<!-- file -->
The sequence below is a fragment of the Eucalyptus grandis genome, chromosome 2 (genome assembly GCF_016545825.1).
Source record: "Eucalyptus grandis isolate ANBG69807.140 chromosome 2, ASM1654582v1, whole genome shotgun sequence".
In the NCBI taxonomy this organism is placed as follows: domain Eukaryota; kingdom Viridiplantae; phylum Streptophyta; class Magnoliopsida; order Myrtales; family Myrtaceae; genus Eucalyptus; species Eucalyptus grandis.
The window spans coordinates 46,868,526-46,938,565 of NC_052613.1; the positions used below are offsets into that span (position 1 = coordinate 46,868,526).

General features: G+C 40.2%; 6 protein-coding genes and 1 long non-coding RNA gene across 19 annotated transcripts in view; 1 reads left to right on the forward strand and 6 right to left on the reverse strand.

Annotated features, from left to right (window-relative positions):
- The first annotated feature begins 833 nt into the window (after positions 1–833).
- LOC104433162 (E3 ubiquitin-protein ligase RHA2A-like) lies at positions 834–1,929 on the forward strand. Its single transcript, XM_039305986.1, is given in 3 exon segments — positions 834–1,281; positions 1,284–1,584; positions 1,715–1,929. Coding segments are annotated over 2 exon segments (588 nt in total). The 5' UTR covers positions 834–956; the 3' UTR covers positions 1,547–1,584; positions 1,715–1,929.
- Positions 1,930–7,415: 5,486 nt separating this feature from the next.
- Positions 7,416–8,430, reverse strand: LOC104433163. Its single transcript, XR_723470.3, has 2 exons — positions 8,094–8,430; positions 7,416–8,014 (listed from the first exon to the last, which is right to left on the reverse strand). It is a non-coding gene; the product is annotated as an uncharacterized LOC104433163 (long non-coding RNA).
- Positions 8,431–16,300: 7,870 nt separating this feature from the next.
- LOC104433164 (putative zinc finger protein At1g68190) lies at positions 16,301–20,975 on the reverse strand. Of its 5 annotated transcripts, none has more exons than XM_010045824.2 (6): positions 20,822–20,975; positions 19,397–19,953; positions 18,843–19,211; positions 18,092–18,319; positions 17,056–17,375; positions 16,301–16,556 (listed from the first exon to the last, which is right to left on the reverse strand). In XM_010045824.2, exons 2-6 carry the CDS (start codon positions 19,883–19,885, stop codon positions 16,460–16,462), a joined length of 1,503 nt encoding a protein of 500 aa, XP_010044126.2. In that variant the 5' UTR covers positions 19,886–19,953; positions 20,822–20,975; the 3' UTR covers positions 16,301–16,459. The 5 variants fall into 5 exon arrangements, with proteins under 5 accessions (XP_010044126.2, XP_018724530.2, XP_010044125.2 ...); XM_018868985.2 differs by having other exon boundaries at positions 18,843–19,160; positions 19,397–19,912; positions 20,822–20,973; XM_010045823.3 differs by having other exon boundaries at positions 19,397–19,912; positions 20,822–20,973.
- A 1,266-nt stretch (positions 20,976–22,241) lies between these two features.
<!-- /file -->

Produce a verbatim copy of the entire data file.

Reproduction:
The sequence below is a fragment of the Eucalyptus grandis genome, chromosome 2 (genome assembly GCF_016545825.1).
Source record: "Eucalyptus grandis isolate ANBG69807.140 chromosome 2, ASM1654582v1, whole genome shotgun sequence".
In the NCBI taxonomy this organism is placed as follows: domain Eukaryota; kingdom Viridiplantae; phylum Streptophyta; class Magnoliopsida; order Myrtales; family Myrtaceae; genus Eucalyptus; species Eucalyptus grandis.
The window spans coordinates 46,868,526-46,938,565 of NC_052613.1; the positions used below are offsets into that span (position 1 = coordinate 46,868,526).

General features: G+C 40.2%; 6 protein-coding genes and 1 long non-coding RNA gene across 19 annotated transcripts in view; 1 reads left to right on the forward strand and 6 right to left on the reverse strand.

Annotated features, from left to right (window-relative positions):
- The first annotated feature begins 833 nt into the window (after positions 1–833).
- LOC104433162 (E3 ubiquitin-protein ligase RHA2A-like) lies at positions 834–1,929 on the forward strand. Its single transcript, XM_039305986.1, is given in 3 exon segments — positions 834–1,281; positions 1,284–1,584; positions 1,715–1,929. Coding segments are annotated over 2 exon segments (588 nt in total). The 5' UTR covers positions 834–956; the 3' UTR covers positions 1,547–1,584; positions 1,715–1,929.
- Positions 1,930–7,415: 5,486 nt separating this feature from the next.
- Positions 7,416–8,430, reverse strand: LOC104433163. Its single transcript, XR_723470.3, has 2 exons — positions 8,094–8,430; positions 7,416–8,014 (listed from the first exon to the last, which is right to left on the reverse strand). It is a non-coding gene; the product is annotated as an uncharacterized LOC104433163 (long non-coding RNA).
- Positions 8,431–16,300: 7,870 nt separating this feature from the next.
- LOC104433164 (putative zinc finger protein At1g68190) lies at positions 16,301–20,975 on the reverse strand. Of its 5 annotated transcripts, none has more exons than XM_010045824.2 (6): positions 20,822–20,975; positions 19,397–19,953; positions 18,843–19,211; positions 18,092–18,319; positions 17,056–17,375; positions 16,301–16,556 (listed from the first exon to the last, which is right to left on the reverse strand). In XM_010045824.2, exons 2-6 carry the CDS (start codon positions 19,883–19,885, stop codon positions 16,460–16,462), a joined length of 1,503 nt encoding a protein of 500 aa, XP_010044126.2. In that variant the 5' UTR covers positions 19,886–19,953; positions 20,822–20,975; the 3' UTR covers positions 16,301–16,459. The 5 variants fall into 5 exon arrangements, with proteins under 5 accessions (XP_010044126.2, XP_018724530.2, XP_010044125.2 ...); XM_018868985.2 differs by having other exon boundaries at positions 18,843–19,160; positions 19,397–19,912; positions 20,822–20,973; XM_010045823.3 differs by having other exon boundaries at positions 19,397–19,912; positions 20,822–20,973.
- A 1,266-nt stretch (positions 20,976–22,241) lies between these two features.